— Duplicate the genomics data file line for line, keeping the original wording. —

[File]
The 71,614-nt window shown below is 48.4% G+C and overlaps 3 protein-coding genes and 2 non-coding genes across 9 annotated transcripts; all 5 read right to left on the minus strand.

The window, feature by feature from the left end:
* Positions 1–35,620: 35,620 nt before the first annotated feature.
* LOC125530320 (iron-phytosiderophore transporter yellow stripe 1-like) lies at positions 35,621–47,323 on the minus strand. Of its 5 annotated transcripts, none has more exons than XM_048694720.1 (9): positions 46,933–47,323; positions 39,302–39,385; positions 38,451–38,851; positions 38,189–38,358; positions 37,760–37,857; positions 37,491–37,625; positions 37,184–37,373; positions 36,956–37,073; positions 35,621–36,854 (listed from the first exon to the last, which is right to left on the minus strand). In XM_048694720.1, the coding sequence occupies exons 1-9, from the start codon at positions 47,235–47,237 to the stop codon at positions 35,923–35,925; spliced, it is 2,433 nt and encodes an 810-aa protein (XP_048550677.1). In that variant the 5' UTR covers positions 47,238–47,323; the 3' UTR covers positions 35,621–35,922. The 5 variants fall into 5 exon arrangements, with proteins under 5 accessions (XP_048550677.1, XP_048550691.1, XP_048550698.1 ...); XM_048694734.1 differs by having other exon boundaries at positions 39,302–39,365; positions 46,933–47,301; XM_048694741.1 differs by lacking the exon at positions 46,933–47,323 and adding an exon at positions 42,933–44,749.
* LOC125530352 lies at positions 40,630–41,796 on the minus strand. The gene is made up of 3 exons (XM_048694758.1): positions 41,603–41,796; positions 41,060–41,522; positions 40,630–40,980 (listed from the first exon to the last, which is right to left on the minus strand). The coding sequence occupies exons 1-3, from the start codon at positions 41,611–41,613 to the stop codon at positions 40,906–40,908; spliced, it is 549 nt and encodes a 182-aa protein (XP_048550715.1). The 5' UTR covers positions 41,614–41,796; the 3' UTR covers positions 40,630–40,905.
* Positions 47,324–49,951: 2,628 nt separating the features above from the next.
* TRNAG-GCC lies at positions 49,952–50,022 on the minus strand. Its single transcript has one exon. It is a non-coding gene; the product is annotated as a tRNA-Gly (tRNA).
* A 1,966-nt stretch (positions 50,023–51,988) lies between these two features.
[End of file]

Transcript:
The 71,614-nt window shown below is 48.4% G+C and overlaps 3 protein-coding genes and 2 non-coding genes across 9 annotated transcripts; all 5 read right to left on the minus strand.

The window, feature by feature from the left end:
* Positions 1–35,620: 35,620 nt before the first annotated feature.
* LOC125530320 (iron-phytosiderophore transporter yellow stripe 1-like) lies at positions 35,621–47,323 on the minus strand. Of its 5 annotated transcripts, none has more exons than XM_048694720.1 (9): positions 46,933–47,323; positions 39,302–39,385; positions 38,451–38,851; positions 38,189–38,358; positions 37,760–37,857; positions 37,491–37,625; positions 37,184–37,373; positions 36,956–37,073; positions 35,621–36,854 (listed from the first exon to the last, which is right to left on the minus strand). In XM_048694720.1, the coding sequence occupies exons 1-9, from the start codon at positions 47,235–47,237 to the stop codon at positions 35,923–35,925; spliced, it is 2,433 nt and encodes an 810-aa protein (XP_048550677.1). In that variant the 5' UTR covers positions 47,238–47,323; the 3' UTR covers positions 35,621–35,922. The 5 variants fall into 5 exon arrangements, with proteins under 5 accessions (XP_048550677.1, XP_048550691.1, XP_048550698.1 ...); XM_048694734.1 differs by having other exon boundaries at positions 39,302–39,365; positions 46,933–47,301; XM_048694741.1 differs by lacking the exon at positions 46,933–47,323 and adding an exon at positions 42,933–44,749.
* LOC125530352 lies at positions 40,630–41,796 on the minus strand. The gene is made up of 3 exons (XM_048694758.1): positions 41,603–41,796; positions 41,060–41,522; positions 40,630–40,980 (listed from the first exon to the last, which is right to left on the minus strand). The coding sequence occupies exons 1-3, from the start codon at positions 41,611–41,613 to the stop codon at positions 40,906–40,908; spliced, it is 549 nt and encodes a 182-aa protein (XP_048550715.1). The 5' UTR covers positions 41,614–41,796; the 3' UTR covers positions 40,630–40,905.
* Positions 47,324–49,951: 2,628 nt separating the features above from the next.
* TRNAG-GCC lies at positions 49,952–50,022 on the minus strand. Its single transcript has one exon. It is a non-coding gene; the product is annotated as a tRNA-Gly (tRNA).
* A 1,966-nt stretch (positions 50,023–51,988) lies between these two features.